woodworker (except SMITTY, of course) has ALL the answers. From time-to-time,
everyone hits a snag, trying to figure out some sort of in-shop problem.
Don't worry, SMITTY can help. Just use the special e-mail link to send your questions to SMITTY. He’ll do his best to get back to you soon, with the answers to those questions.
Here are the questions . . . and SMITTY’S answers for this issue!
If you're having a problem
setting-up, aligning or maintaining your Shopsmith equipment, you should
contact Shopsmith's Technical Support Staff (NOT Smitty).
support for ripped bevels on long boards
The MARK V Support Table will do exactly what you want, tilting with the Worktable to the precise same angle when making bevel cuts along ripped edges.
is it best to fell trees for lumber...Summer or Winter?
No, not really. The sapwood will have less free moisture, but the bound moisture in the heartwood will be about the same Winter and Summer. Since us woodworkers are looking for that perfect heartwood, harvesting in the Winter only makes you cold and doesn't save any curing time.
What will save time is to stack the lumber properly under a great deal of weight (1,000 pounds of 20 - 50lb concrete blocks will do nicely. Be sure to seal the ends completely (and I do mean completely) 2" back from the end by painting them or covering them with melted paraffin or candle wax.
Move air through the stack of lumber at a slow rate. This is called forced air drying and will cut the drying time by one third. A 24" box fan on low setting (running continuously -- 24 hours, 7 days a week) will probably do the trick. Draw the intake air from the loft of a garage or shop or shed where it is relatively dry. Check the wood weekly.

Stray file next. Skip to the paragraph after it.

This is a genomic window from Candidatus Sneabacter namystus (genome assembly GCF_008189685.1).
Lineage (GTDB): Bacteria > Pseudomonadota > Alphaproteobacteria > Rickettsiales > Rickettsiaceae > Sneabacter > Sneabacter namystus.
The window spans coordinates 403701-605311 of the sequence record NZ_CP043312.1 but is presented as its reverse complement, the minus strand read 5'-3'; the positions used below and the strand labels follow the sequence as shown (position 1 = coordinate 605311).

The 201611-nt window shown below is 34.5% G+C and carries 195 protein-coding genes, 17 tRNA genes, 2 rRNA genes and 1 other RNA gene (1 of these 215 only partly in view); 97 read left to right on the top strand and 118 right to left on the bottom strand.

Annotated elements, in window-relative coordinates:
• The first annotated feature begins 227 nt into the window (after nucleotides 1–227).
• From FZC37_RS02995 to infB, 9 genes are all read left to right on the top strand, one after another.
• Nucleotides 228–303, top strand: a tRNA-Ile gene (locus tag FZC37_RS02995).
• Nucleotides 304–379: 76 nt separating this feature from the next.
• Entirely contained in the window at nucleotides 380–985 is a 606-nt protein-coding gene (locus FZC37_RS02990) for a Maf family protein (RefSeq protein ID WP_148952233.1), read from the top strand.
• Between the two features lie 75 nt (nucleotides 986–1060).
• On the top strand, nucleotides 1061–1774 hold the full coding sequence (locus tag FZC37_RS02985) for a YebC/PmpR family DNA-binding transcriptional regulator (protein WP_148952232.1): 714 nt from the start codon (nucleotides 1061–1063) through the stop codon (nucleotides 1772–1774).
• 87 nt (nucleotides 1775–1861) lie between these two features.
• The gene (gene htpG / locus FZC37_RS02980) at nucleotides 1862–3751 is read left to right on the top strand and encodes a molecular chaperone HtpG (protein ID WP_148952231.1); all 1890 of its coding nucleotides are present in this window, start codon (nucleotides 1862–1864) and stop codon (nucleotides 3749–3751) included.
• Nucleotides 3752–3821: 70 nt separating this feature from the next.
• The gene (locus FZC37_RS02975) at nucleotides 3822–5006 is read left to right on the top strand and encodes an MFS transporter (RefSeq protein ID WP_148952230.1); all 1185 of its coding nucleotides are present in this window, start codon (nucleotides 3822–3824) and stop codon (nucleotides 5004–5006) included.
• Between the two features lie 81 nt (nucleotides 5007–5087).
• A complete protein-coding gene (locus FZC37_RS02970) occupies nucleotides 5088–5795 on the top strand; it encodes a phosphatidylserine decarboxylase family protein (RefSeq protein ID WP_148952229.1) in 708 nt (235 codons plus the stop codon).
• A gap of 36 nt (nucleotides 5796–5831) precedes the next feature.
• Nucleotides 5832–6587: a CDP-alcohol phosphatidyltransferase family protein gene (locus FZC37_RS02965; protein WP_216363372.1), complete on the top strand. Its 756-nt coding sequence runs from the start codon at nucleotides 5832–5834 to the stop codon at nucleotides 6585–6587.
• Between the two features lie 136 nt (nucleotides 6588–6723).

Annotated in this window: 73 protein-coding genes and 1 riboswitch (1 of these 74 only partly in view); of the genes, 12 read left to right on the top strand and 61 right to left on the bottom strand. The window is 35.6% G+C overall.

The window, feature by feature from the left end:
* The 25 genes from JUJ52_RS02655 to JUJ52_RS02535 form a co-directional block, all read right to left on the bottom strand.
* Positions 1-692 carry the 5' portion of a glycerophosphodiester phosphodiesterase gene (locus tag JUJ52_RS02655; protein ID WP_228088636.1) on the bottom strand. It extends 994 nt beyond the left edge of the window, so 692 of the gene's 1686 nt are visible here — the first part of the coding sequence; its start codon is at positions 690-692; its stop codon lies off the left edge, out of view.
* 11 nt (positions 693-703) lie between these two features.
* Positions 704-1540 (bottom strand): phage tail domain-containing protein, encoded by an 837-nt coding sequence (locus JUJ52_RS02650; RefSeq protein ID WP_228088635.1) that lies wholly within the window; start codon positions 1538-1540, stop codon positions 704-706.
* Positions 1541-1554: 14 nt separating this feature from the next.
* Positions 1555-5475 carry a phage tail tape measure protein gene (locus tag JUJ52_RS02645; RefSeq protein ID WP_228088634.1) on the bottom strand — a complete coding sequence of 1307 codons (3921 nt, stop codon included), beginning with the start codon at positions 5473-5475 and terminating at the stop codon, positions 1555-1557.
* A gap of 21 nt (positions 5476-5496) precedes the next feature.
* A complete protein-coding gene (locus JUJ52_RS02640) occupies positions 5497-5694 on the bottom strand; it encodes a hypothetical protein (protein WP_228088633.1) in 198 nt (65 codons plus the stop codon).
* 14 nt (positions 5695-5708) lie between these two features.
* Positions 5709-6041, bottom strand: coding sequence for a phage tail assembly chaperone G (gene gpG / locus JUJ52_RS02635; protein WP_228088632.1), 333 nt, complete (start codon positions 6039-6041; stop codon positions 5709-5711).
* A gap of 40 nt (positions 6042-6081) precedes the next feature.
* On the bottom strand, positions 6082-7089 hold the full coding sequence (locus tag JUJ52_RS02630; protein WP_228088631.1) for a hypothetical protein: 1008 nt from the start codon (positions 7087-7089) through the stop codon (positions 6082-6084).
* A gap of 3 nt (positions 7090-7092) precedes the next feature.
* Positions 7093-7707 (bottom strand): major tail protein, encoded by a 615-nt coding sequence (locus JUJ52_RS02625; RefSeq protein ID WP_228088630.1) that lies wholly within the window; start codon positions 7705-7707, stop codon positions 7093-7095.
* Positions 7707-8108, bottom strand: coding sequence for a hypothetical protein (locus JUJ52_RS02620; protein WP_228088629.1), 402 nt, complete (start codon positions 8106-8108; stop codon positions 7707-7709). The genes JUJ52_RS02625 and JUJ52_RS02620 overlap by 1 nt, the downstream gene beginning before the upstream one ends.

Look for surface or end cracks or severe warping of the lumber. If you see any of these signs, the wood is drying too fast. Turn off the fan and let it dry naturally.
After eight months of drying like this (assuming 1" thick lumber), pull a clear, knot-free board from the center of the stack. Cross cut it in the center of it's length and remove a 1" wide chunk the full width of the board. This piece should stay straight and not feel or look wet in the center. Weigh it as accurately as possible and record the weight. Put it in the oven overnight at 200 degrees to remove any remaining moisture. Weigh it again the next day when it will be completely dry. The ratio between the weight of the piece before and after oven drying is the moisture content. It should be less than 10 percent.
While the board is baking, joint and rip the remaining pieces of the test board. It also should not feel wet inside and should not twist or bind on the blade during any of the cuts. If, during either of the cutting steps the board feels wet on the inside and/or twists or binds on the blade, turn off the fan and wait an other four to six months for the wood to season naturally. You are drying it too fast and will ruin it if you continue to force-air dry the wood.
Good luck (Thanks to Jim McCann - our resident "wood technologist", among other things -- for his input)